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Fee income as a percentage of average assets has fallen from a high of 0.87% in 2007 to 0.45% in 2022, says CUNA Mutual Group Chief Economist Steve Rick.
That’s due in large part to the reduction or elimination of overdraft and nonsufficient funds fees by many credit unions, he says.
On Dec. 1, 2021, the Consumer Financial Protection Bureau issued a press release citing financial institutions’ reliance on overdraft and nonsufficient fund fees, although such fees were 19% lower at credit unions than at large banks.
Other reasons for the pressure on fee income are technology and competition, Rick says.
“Online banks and fintechs are upping the ante for credit unions,” he says. “The online model is more efficient from an operational perspective. If an online competitor or the bank down the street can offer the same services with fewer fees, there’s more pressure for credit unions to lower their fees.”
At the same time, “other income” has risen from a low of 0.41% to a high of 0.93% in 2021 before dropping to 0.65% in 2022. The primary reason for both the rise and recent drop in other income can be attributed to fewer mortgage sales to the secondary market, Rick says.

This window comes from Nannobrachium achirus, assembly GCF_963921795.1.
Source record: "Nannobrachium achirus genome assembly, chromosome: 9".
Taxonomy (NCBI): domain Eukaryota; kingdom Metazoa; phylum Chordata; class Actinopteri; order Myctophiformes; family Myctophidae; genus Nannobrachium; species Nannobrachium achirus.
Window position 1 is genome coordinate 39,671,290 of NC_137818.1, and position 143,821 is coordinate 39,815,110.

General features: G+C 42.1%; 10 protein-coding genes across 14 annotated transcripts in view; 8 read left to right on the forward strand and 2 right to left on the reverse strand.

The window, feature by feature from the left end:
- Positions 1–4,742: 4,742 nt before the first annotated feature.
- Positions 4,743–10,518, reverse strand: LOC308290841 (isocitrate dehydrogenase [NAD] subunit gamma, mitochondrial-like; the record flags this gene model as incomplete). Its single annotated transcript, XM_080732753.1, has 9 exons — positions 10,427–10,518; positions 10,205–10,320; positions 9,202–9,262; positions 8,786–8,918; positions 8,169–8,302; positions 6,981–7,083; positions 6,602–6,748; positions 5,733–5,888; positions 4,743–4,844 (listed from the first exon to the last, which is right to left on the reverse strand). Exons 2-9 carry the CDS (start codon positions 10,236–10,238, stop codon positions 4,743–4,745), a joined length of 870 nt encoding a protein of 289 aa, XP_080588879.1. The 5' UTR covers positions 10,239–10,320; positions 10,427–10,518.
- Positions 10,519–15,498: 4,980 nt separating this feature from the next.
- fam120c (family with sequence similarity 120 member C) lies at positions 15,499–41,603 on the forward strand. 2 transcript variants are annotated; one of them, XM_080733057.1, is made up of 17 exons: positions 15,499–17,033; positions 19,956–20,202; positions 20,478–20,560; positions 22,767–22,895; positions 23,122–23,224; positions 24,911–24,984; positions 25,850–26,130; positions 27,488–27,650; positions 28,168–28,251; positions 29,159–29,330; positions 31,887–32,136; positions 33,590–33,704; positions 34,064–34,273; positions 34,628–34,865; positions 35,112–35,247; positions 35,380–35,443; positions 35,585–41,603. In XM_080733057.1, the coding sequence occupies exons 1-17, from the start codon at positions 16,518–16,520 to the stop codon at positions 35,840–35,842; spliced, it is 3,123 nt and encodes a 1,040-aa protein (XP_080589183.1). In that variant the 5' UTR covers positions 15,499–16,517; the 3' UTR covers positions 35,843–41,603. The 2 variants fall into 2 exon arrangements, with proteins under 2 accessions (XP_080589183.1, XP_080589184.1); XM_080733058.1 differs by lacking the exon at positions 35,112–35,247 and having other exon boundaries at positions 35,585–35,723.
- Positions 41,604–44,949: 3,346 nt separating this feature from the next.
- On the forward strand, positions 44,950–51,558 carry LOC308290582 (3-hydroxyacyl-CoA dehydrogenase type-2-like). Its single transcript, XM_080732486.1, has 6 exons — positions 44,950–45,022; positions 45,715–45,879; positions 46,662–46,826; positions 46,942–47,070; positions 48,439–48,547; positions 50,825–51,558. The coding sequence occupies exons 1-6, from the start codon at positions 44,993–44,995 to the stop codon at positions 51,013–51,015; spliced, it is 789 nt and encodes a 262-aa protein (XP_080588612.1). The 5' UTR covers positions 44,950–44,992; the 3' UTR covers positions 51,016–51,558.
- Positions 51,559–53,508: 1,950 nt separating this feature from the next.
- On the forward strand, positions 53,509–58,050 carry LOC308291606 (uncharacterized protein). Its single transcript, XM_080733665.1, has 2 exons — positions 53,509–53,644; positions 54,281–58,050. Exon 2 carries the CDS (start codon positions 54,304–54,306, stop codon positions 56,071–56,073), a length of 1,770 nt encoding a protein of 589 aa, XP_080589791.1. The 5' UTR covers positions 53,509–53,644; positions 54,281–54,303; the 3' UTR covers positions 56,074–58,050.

“In recent years, more credit unions have begun selling mortgage loans to the secondary market to achieve income,” he says. “But in the past year, the Federal Reserve has significantly raised interest rates. Credit unions are no longer gaining those revenues earned on mortgage sales.”
The Federal Reserve raised its benchmark federal funds rate by 25 basis points on May 3, pushing the overnight rate above 5% for the first time in more than 15 years—the tenth consecutive increase since March 2022.
Rick expects mortgage lending to remain cool in 2023 amid the high-rate environment and the prospect of a recession.
On a relative basis, noninterest income (NII) is becoming a more important part of credit union balance sheets, Rick says. In 2022, he estimates NII will account for about 28% of overall credit union gross revenues, up from 20% in 2007.
But Rick says there’s a disparity among credit unions in their NII composition.
“Increasingly, it’s the larger credit unions that offer mortgages and have the flexibility to eliminate overdraft fees,” he says. “Smaller credit unions can’t always offer the services that large credit unions do to offset the loss of fee income.”